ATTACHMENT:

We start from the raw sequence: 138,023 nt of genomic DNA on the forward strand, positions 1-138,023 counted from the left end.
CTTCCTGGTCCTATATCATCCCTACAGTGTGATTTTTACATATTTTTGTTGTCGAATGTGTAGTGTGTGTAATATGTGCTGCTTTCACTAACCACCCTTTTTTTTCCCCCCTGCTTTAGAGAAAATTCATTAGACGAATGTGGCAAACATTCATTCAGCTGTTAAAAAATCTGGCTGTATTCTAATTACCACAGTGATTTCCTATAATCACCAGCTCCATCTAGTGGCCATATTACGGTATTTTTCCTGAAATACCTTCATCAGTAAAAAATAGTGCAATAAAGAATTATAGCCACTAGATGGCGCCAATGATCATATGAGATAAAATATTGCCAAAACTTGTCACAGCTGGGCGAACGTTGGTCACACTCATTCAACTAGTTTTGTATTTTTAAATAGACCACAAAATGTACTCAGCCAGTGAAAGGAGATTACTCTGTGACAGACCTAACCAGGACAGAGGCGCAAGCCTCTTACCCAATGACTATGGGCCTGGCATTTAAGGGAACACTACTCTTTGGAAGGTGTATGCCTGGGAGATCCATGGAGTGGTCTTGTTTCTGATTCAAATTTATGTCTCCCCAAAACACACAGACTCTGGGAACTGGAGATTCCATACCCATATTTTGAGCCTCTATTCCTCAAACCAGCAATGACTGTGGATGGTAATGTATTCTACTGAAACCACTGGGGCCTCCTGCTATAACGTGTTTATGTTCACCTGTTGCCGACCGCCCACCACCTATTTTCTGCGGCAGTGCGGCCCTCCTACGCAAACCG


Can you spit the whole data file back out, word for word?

We start from the raw sequence: 138,023 nt of genomic DNA on the forward strand, positions 1-138,023 counted from the left end.
CTTCCTGGTCCTATATCATCCCTACAGTGTGATTTTTACATATTTTTGTTGTCGAATGTGTAGTGTGTGTAATATGTGCTGCTTTCACTAACCACCCTTTTTTTTCCCCCCTGCTTTAGAGAAAATTCATTAGACGAATGTGGCAAACATTCATTCAGCTGTTAAAAAATCTGGCTGTATTCTAATTACCACAGTGATTTCCTATAATCACCAGCTCCATCTAGTGGCCATATTACGGTATTTTTCCTGAAATACCTTCATCAGTAAAAAATAGTGCAATAAAGAATTATAGCCACTAGATGGCGCCAATGATCATATGAGATAAAATATTGCCAAAACTTGTCACAGCTGGGCGAACGTTGGTCACACTCATTCAACTAGTTTTGTATTTTTAAATAGACCACAAAATGTACTCAGCCAGTGAAAGGAGATTACTCTGTGACAGACCTAACCAGGACAGAGGCGCAAGCCTCTTACCCAATGACTATGGGCCTGGCATTTAAGGGAACACTACTCTTTGGAAGGTGTATGCCTGGGAGATCCATGGAGTGGTCTTGTTTCTGATTCAAATTTATGTCTCCCCAAAACACACAGACTCTGGGAACTGGAGATTCCATACCCATATTTTGAGCCTCTATTCCTCAAACCAGCAATGACTGTGGATGGTAATGTATTCTACTGAAACCACTGGGGCCTCCTGCTATAACGTGTTTATGTTCACCTGTTGCCGACCGCCCACCACCTATTTTCTGCGGCAGTGCGGCCCTCCTACGCAAACCG